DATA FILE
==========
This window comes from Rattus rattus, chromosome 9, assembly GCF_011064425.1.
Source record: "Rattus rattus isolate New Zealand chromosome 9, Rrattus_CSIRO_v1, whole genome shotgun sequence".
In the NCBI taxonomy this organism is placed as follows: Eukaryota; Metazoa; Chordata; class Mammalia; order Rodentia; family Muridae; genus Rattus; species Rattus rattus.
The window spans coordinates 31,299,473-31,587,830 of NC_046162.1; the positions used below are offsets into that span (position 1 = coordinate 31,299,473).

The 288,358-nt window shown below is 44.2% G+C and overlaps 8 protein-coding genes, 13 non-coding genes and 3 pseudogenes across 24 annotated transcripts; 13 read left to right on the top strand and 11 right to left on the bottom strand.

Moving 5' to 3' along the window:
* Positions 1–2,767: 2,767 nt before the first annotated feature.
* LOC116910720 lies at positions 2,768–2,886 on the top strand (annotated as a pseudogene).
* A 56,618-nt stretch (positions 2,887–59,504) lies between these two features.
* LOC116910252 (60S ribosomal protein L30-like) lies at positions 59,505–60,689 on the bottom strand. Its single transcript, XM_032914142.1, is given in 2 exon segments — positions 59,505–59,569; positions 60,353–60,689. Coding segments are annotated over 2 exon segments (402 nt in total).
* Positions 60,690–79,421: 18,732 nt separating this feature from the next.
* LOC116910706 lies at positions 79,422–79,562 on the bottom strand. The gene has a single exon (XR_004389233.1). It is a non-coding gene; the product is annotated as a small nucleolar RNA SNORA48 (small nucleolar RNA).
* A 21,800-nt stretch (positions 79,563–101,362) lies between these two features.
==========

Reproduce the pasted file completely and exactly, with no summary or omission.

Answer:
This window comes from Rattus rattus, chromosome 9, assembly GCF_011064425.1.
Source record: "Rattus rattus isolate New Zealand chromosome 9, Rrattus_CSIRO_v1, whole genome shotgun sequence".
In the NCBI taxonomy this organism is placed as follows: Eukaryota; Metazoa; Chordata; class Mammalia; order Rodentia; family Muridae; genus Rattus; species Rattus rattus.
The window spans coordinates 31,299,473-31,587,830 of NC_046162.1; the positions used below are offsets into that span (position 1 = coordinate 31,299,473).

The 288,358-nt window shown below is 44.2% G+C and overlaps 8 protein-coding genes, 13 non-coding genes and 3 pseudogenes across 24 annotated transcripts; 13 read left to right on the top strand and 11 right to left on the bottom strand.

Moving 5' to 3' along the window:
* Positions 1–2,767: 2,767 nt before the first annotated feature.
* LOC116910720 lies at positions 2,768–2,886 on the top strand (annotated as a pseudogene).
* A 56,618-nt stretch (positions 2,887–59,504) lies between these two features.
* LOC116910252 (60S ribosomal protein L30-like) lies at positions 59,505–60,689 on the bottom strand. Its single transcript, XM_032914142.1, is given in 2 exon segments — positions 59,505–59,569; positions 60,353–60,689. Coding segments are annotated over 2 exon segments (402 nt in total).
* Positions 60,690–79,421: 18,732 nt separating this feature from the next.
* LOC116910706 lies at positions 79,422–79,562 on the bottom strand. The gene has a single exon (XR_004389233.1). It is a non-coding gene; the product is annotated as a small nucleolar RNA SNORA48 (small nucleolar RNA).
* A 21,800-nt stretch (positions 79,563–101,362) lies between these two features.